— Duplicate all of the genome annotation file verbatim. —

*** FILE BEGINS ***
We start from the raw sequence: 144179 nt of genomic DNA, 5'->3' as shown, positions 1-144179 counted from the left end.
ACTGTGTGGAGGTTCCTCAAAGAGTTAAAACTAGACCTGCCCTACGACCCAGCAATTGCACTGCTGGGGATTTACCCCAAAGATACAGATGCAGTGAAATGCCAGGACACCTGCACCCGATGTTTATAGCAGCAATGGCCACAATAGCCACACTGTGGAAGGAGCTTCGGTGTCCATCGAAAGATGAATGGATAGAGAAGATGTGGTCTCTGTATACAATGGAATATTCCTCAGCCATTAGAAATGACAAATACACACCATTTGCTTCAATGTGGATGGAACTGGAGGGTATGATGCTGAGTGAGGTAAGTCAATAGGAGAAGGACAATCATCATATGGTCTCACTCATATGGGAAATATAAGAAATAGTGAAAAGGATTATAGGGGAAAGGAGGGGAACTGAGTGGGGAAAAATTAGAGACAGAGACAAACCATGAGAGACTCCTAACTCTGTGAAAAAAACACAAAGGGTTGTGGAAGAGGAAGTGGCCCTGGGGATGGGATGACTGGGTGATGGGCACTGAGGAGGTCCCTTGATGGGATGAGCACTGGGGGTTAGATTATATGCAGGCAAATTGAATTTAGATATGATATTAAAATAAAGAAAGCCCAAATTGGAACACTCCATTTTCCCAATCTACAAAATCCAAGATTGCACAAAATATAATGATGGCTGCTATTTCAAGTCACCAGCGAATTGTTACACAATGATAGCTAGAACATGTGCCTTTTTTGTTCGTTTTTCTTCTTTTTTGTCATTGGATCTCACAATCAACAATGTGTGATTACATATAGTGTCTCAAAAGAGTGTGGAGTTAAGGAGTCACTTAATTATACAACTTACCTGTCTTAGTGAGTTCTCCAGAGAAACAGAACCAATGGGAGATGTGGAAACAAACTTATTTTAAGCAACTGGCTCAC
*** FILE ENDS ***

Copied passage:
We start from the raw sequence: 144179 nt of genomic DNA, 5'->3' as shown, positions 1-144179 counted from the left end.
ACTGTGTGGAGGTTCCTCAAAGAGTTAAAACTAGACCTGCCCTACGACCCAGCAATTGCACTGCTGGGGATTTACCCCAAAGATACAGATGCAGTGAAATGCCAGGACACCTGCACCCGATGTTTATAGCAGCAATGGCCACAATAGCCACACTGTGGAAGGAGCTTCGGTGTCCATCGAAAGATGAATGGATAGAGAAGATGTGGTCTCTGTATACAATGGAATATTCCTCAGCCATTAGAAATGACAAATACACACCATTTGCTTCAATGTGGATGGAACTGGAGGGTATGATGCTGAGTGAGGTAAGTCAATAGGAGAAGGACAATCATCATATGGTCTCACTCATATGGGAAATATAAGAAATAGTGAAAAGGATTATAGGGGAAAGGAGGGGAACTGAGTGGGGAAAAATTAGAGACAGAGACAAACCATGAGAGACTCCTAACTCTGTGAAAAAAACACAAAGGGTTGTGGAAGAGGAAGTGGCCCTGGGGATGGGATGACTGGGTGATGGGCACTGAGGAGGTCCCTTGATGGGATGAGCACTGGGGGTTAGATTATATGCAGGCAAATTGAATTTAGATATGATATTAAAATAAAGAAAGCCCAAATTGGAACACTCCATTTTCCCAATCTACAAAATCCAAGATTGCACAAAATATAATGATGGCTGCTATTTCAAGTCACCAGCGAATTGTTACACAATGATAGCTAGAACATGTGCCTTTTTTGTTCGTTTTTCTTCTTTTTTGTCATTGGATCTCACAATCAACAATGTGTGATTACATATAGTGTCTCAAAAGAGTGTGGAGTTAAGGAGTCACTTAATTATACAACTTACCTGTCTTAGTGAGTTCTCCAGAGAAACAGAACCAATGGGAGATGTGGAAACAAACTTATTTTAAGCAACTGGCTCAC